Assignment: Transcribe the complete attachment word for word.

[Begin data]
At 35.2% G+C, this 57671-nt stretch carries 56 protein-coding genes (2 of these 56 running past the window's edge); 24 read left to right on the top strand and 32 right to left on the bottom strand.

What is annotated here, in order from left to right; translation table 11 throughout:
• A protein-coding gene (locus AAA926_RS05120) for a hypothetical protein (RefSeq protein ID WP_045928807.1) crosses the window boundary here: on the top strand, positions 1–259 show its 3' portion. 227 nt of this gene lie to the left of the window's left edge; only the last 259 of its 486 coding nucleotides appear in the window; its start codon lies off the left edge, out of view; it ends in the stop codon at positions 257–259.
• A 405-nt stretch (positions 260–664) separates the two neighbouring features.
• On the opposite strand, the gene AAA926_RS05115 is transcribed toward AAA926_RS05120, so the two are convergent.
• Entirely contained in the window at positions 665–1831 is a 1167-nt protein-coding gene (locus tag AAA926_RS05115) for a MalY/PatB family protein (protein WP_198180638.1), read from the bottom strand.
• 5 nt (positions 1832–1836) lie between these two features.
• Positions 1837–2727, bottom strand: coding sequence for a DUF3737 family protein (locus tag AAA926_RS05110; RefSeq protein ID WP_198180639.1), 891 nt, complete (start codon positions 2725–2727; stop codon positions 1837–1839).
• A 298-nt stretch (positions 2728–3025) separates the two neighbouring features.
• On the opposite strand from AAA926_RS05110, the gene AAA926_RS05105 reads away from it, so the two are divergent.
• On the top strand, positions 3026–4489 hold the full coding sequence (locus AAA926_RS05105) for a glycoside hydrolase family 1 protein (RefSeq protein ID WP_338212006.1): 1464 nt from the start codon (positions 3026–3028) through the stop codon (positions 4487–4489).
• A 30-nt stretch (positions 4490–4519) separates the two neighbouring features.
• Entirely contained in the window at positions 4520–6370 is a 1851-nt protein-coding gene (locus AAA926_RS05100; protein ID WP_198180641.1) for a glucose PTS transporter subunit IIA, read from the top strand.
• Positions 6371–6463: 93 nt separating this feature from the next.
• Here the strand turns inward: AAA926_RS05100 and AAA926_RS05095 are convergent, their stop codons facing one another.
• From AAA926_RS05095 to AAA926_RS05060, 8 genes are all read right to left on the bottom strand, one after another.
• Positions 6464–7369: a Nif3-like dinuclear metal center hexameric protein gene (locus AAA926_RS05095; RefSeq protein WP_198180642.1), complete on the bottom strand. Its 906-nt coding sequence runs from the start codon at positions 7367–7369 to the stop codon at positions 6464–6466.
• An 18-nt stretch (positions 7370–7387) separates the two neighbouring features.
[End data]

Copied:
At 35.2% G+C, this 57671-nt stretch carries 56 protein-coding genes (2 of these 56 running past the window's edge); 24 read left to right on the top strand and 32 right to left on the bottom strand.

What is annotated here, in order from left to right; translation table 11 throughout:
• A protein-coding gene (locus AAA926_RS05120) for a hypothetical protein (RefSeq protein ID WP_045928807.1) crosses the window boundary here: on the top strand, positions 1–259 show its 3' portion. 227 nt of this gene lie to the left of the window's left edge; only the last 259 of its 486 coding nucleotides appear in the window; its start codon lies off the left edge, out of view; it ends in the stop codon at positions 257–259.
• A 405-nt stretch (positions 260–664) separates the two neighbouring features.
• On the opposite strand, the gene AAA926_RS05115 is transcribed toward AAA926_RS05120, so the two are convergent.
• Entirely contained in the window at positions 665–1831 is a 1167-nt protein-coding gene (locus tag AAA926_RS05115) for a MalY/PatB family protein (protein WP_198180638.1), read from the bottom strand.
• 5 nt (positions 1832–1836) lie between these two features.
• Positions 1837–2727, bottom strand: coding sequence for a DUF3737 family protein (locus tag AAA926_RS05110; RefSeq protein ID WP_198180639.1), 891 nt, complete (start codon positions 2725–2727; stop codon positions 1837–1839).
• A 298-nt stretch (positions 2728–3025) separates the two neighbouring features.
• On the opposite strand from AAA926_RS05110, the gene AAA926_RS05105 reads away from it, so the two are divergent.
• On the top strand, positions 3026–4489 hold the full coding sequence (locus AAA926_RS05105) for a glycoside hydrolase family 1 protein (RefSeq protein ID WP_338212006.1): 1464 nt from the start codon (positions 3026–3028) through the stop codon (positions 4487–4489).
• A 30-nt stretch (positions 4490–4519) separates the two neighbouring features.
• Entirely contained in the window at positions 4520–6370 is a 1851-nt protein-coding gene (locus AAA926_RS05100; protein ID WP_198180641.1) for a glucose PTS transporter subunit IIA, read from the top strand.
• Positions 6371–6463: 93 nt separating this feature from the next.
• Here the strand turns inward: AAA926_RS05100 and AAA926_RS05095 are convergent, their stop codons facing one another.
• From AAA926_RS05095 to AAA926_RS05060, 8 genes are all read right to left on the bottom strand, one after another.
• Positions 6464–7369: a Nif3-like dinuclear metal center hexameric protein gene (locus AAA926_RS05095; RefSeq protein WP_198180642.1), complete on the bottom strand. Its 906-nt coding sequence runs from the start codon at positions 7367–7369 to the stop codon at positions 6464–6466.
• An 18-nt stretch (positions 7370–7387) separates the two neighbouring features.